â¢ access to quality educational opportunities,
â¢ the time necessary to develop skills,
â¢ the opportunity to participate in development of accountability measures,
â¢ information about the plan and timeline for compliance, and,
â¢ the opportunity to address accountability issues within a local network.
So shouldn't we look differently at accountability of the system since it must first deliver on these necessary conditions?
If everyone did their job with honesty and integrity, we wouldn't need laws to "enforce" accountability. But because of the reality of human nature, oversight of the government institutions and systems that deliver vital services to people is necessary. Systemic accountability is essential.
As Linda Darling-Hammond made clear in The Flat World and Education (2010), in our current system "two-way accountability does not exist: Although the child and the school are accountable to the state for test performance, the state is not accountable to the child or school for providing adequate educational resourcesâ¦If education is actually to improve and the system is to be accountable to students, accountability should focus on ensuring:
1) the competence of teachers and leaders,
2) the quality of instruction,
3) the adequacy of resources,
4) the capacity of the system to trigger improvements" (p301).
For "systemic changes to improve student achievement," director of Citizens for Effective Schools Gary Ratner points out that we must "hold states and districts accountable for implementing key structural improvementâ¦putting the emphasis of school reform directly where it needs to be; on helping schools improve" (p34).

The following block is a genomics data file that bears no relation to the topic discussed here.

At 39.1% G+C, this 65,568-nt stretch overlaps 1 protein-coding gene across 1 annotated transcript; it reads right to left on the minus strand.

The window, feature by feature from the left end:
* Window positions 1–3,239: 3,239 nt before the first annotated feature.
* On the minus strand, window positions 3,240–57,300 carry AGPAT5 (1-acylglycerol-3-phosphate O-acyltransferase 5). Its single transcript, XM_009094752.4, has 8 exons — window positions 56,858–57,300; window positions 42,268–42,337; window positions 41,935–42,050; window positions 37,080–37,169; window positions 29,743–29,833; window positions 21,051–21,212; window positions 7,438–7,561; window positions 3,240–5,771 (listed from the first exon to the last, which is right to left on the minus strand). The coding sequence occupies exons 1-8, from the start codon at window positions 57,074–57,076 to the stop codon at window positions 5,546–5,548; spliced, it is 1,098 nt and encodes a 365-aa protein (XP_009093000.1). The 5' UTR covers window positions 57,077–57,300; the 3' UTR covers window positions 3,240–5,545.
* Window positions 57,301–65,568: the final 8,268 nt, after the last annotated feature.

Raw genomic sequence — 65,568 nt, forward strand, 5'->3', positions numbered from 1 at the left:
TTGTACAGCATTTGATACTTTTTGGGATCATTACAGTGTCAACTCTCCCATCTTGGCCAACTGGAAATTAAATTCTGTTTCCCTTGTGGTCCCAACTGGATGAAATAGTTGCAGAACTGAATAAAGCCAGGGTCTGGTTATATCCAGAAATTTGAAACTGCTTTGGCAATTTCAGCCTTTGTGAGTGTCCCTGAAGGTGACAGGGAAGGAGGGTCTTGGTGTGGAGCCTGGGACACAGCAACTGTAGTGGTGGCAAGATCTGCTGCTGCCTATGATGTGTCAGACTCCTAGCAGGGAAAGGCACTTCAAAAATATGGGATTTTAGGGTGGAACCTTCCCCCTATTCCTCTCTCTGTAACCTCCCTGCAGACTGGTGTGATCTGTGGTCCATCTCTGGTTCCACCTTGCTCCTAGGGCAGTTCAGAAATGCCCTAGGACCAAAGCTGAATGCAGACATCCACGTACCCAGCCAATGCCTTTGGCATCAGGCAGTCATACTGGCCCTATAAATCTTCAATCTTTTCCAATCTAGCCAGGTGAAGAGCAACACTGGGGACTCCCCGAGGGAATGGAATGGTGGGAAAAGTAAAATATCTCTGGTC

So once you have a vision of an accountability system tied to improvements, spending education dollars on anything other than creating the conditions where accountability can reasonably take place seems like a poor use of scarce dollars.
By failing to first fund uniform establishment of the conditions for achievement, we have been trying to build success on a foundation of quicksand. In the past, our public education system has served our country well but its foundation has been eroded from decades of neglect and undermining.
Instead, we must work at building a strong foundation using the concept upon which a pyramid is built — its strength starts with a wide base of support.
And we have asked for accountability without acknowledging that the term "accountability" is interchangeable with responsibility. Maybe this is because in our hearts and minds, "responsibility" carries a human obligation. It taps into a core American value and a feeling that we should do something. We should.
We need an accountability system where there is a local responsibility to our students, true state accountability for adequate resources, and a federal duty to monitor progress for the purpose of providing guidance and support, where needed, in order to provide equal access — ensuring a delivery system for quality education for all children.
Face reality; we have made some mistakes.
Federal education law provides the place for us to self-correct — to not just wave the problem away, but to self-correct — with a law of, by, and for the People.
Victoria M. Young is a long-time advocate for excellence in education, a practicing veterinarian, and mother of two college graduates from Idaho's land-grant university. She is the author of The Crucial Voice of the People, Past and Present: Education's Missing Ingredient.